What is the greatest Packers team in franchise history?

*Editor's note: This piece was written in 2011 following the Green Bay Packers' Super Bowl XLV win over the Pittsburgh Steelers, ranking the greatest Packers teams in franchise history. Included is Vince Lombardi's 1966 outfit, which will be prominently featured in "Super Bowl I: The Lost Game", which airs on NFL Network at 8 p.m. ET on Friday. *

Lambeau Field sold out in a matter of hours on Tuesday -- not for a game -- but for what amounted to a pep rally celebrating the Super Bowl champion Packers. Considering the entire town's population is only 101,000, that means roughly half the town was there.

The 2010 Packers should be celebrated, and despite their status as a sixth-seed-turned-Super Bowl-champion, they belong among the franchise's elite teams. But are they among the best all-time?

Any time you dwindle 90 years of football to only five memorable teams, there will be some debatable cuts. The 1967 Packers, despite winning Super Bowl II, is one of them. Ditto several other championship teams. The 1982 Green Bay squad was difficult to ignore, not because they made the playoffs, but rather because quarterback Lynn Dickey had maybe the best white-guy-afro ever seen in the NFL.

The toughest cut is from way back ... pre World War II, pre Depression era, pre David Lee Roth. The 1929 Packers gave up 20 points -- all season! Led by legendary head coach Curly Lambeau, they went 12-0-1 and won the title. Yet, in those days, teams didn't have to play in a championship game to win the title, so this group didn't pass the test.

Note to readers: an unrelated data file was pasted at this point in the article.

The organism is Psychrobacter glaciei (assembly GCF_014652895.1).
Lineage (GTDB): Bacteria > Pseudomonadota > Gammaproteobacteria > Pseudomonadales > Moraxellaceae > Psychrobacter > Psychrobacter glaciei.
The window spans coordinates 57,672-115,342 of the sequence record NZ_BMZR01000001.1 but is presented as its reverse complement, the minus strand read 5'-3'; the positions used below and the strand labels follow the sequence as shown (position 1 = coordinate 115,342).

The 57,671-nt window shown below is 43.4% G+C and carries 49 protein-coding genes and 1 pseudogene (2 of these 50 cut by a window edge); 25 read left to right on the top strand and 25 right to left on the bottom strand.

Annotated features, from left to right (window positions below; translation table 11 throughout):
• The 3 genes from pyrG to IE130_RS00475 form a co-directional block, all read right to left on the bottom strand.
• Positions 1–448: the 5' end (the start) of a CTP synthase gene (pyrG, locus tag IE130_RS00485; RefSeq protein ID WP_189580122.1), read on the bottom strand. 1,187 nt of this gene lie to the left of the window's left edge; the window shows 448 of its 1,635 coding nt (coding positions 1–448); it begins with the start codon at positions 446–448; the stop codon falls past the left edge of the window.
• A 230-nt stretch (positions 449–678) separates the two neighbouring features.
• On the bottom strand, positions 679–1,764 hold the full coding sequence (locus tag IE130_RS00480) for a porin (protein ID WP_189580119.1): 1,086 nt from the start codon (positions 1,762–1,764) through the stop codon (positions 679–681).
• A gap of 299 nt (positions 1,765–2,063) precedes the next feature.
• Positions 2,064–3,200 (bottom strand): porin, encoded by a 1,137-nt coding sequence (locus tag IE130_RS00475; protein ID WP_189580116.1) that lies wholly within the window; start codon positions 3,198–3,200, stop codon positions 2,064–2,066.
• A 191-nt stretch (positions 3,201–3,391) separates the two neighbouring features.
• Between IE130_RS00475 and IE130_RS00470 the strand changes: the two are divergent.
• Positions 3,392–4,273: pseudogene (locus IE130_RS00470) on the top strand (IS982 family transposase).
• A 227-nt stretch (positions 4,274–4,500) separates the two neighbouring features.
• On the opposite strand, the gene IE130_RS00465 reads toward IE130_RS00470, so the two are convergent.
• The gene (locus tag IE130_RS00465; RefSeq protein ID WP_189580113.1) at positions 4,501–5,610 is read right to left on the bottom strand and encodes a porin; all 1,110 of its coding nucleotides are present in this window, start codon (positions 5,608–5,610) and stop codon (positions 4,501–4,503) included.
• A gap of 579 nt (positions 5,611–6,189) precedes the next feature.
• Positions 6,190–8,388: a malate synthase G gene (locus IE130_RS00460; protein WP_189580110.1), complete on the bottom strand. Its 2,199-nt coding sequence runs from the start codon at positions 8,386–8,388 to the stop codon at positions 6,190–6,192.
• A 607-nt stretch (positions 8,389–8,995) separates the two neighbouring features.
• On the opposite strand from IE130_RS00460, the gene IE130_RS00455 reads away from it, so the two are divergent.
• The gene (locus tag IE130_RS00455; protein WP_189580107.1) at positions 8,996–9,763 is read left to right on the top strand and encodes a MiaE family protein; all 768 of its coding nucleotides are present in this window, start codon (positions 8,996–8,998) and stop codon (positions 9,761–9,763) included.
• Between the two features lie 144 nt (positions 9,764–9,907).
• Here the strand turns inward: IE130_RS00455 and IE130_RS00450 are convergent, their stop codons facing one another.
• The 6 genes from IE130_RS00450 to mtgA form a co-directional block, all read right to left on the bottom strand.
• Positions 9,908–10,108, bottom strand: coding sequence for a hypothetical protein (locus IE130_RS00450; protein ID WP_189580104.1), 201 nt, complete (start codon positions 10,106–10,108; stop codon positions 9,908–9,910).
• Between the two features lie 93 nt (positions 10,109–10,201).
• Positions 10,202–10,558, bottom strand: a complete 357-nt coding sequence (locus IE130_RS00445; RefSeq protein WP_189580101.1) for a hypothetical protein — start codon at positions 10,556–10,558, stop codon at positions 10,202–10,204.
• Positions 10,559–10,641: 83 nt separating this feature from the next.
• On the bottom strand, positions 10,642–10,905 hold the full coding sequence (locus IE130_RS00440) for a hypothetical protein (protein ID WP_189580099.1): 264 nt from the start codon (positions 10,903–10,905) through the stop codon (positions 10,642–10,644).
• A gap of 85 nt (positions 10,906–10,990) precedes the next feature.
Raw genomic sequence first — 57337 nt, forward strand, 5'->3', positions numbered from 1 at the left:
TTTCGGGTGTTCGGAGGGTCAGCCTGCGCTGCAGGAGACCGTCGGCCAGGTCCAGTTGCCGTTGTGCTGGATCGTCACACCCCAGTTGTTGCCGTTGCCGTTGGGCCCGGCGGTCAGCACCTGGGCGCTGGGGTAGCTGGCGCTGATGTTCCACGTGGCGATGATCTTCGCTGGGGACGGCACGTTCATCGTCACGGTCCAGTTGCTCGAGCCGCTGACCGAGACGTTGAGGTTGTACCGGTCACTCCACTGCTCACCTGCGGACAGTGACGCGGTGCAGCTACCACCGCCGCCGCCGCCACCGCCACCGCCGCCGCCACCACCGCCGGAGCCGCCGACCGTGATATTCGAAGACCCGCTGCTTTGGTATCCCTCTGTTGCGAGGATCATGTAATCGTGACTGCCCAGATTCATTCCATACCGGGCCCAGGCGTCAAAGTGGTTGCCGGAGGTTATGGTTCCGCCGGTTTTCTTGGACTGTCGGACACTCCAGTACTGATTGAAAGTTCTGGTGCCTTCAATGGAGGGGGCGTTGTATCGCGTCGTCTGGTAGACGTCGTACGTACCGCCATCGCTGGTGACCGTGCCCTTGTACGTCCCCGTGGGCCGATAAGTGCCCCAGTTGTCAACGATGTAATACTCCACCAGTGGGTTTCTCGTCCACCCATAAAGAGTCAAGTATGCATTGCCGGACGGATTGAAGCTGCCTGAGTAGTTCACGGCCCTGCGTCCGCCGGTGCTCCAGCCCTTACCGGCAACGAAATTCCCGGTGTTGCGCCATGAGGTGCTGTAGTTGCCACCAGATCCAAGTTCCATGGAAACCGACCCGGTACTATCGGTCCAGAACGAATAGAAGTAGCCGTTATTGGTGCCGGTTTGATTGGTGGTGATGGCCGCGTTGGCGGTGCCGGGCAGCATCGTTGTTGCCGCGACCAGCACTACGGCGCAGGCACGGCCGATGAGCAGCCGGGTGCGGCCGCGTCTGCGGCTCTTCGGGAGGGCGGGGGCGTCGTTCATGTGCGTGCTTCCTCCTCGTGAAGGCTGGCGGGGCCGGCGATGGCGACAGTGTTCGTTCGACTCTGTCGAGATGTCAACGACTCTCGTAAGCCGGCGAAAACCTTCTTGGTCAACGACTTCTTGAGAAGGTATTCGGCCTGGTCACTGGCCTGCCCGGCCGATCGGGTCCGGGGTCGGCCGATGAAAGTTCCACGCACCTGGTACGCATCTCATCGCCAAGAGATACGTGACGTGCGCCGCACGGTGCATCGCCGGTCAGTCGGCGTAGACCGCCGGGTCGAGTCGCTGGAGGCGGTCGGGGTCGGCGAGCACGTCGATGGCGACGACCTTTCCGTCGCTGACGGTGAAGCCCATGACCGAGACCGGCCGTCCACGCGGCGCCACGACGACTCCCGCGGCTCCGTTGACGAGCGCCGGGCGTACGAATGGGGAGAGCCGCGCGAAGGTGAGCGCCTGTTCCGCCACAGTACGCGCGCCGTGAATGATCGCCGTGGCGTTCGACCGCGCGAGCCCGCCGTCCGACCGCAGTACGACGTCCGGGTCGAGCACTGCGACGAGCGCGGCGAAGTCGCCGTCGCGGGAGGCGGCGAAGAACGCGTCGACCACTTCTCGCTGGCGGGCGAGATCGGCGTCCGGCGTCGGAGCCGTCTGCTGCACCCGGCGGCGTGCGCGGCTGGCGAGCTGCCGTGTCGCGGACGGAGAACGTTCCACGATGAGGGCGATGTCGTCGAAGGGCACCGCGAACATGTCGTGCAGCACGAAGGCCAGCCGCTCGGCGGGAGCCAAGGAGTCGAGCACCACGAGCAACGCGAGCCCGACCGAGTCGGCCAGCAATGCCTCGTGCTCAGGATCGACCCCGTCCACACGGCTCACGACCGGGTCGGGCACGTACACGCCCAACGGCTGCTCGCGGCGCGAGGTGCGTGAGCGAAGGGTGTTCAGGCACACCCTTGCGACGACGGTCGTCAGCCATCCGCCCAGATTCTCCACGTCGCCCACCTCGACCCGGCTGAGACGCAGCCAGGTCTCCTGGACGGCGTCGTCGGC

Number five on the list of the greatest Packers teams ever had to win the title the hard way.

5. 2010 Packers, Super Bowl XLV champs

Sure, maybe these guys eeked into the playoffs. But Mike McCarthy's squad overcame more than a dozen players being put on injured reserve. Aaron Rodgers and Green Bay's talented receiving corps exploded in the playoffs.

Despite that offensive success, Rodgers put it best after the Packers won the NFC Championship when he said, "sometimes the offense gets too much credit around here."

Like their 1929 predecessors, this club was a team built around a darn good defense. The Packers allowed the second-fewest points in the league and held opposing quarterbacks to a league-low 67.2 rating. In the playoffs, they shut down the Eagles, Falcons, and Bears -- all on the road.

While Rodgers will be the poster child for the 2010 Packers, what clinched them a spot on this list was the difficult path this team traversed to get the title and the caliber of the defense.

4. The first Super Bowl champs

The 1966 Packers were also known largely for their offense, and the power sweep made famous by Vince Lombardi telling NFL Films, "We need a seal here ... and a seal here ..."

By '66, Hall-of-Fame running backs Jim Taylor and Paul Hornung were aging, with the latter putting up more numbers in nightclubs than on the field. Ultimately, like the 2010 Packers, it was the defense that carried Bart Starr and the rest of the offense to Super Bowl I, giving up only 163 points in 14 games (fewest in the league.) Five starters on that 1966 defense ultimately landed in the Hall of Fame: Ray Nitschke (LB), Herb Adderley (CB), Wille Davis (DE), Henry Jordan (DT), and Willie Wood (S).

In the few instances when the defense faltered, like the NFL Championship Game in Dallas, the offense got 'er done. Starr was a master at converting third-and-1 into a big play, and was one of the most accurate downfield passers of all-time. Against the Cowboys, he went 19 of 28 for 304 yards, with four touchdowns and no picks. (Rodgers' numbers in the Super Bowl: 24-39, 304 yards, three touchdowns and no picks. Eerie.)

The next team on our list barely threw the ball at all, but when they did, it usually landed in the hands of arguably the best wide receiver in NFL history.

3. The first real championship team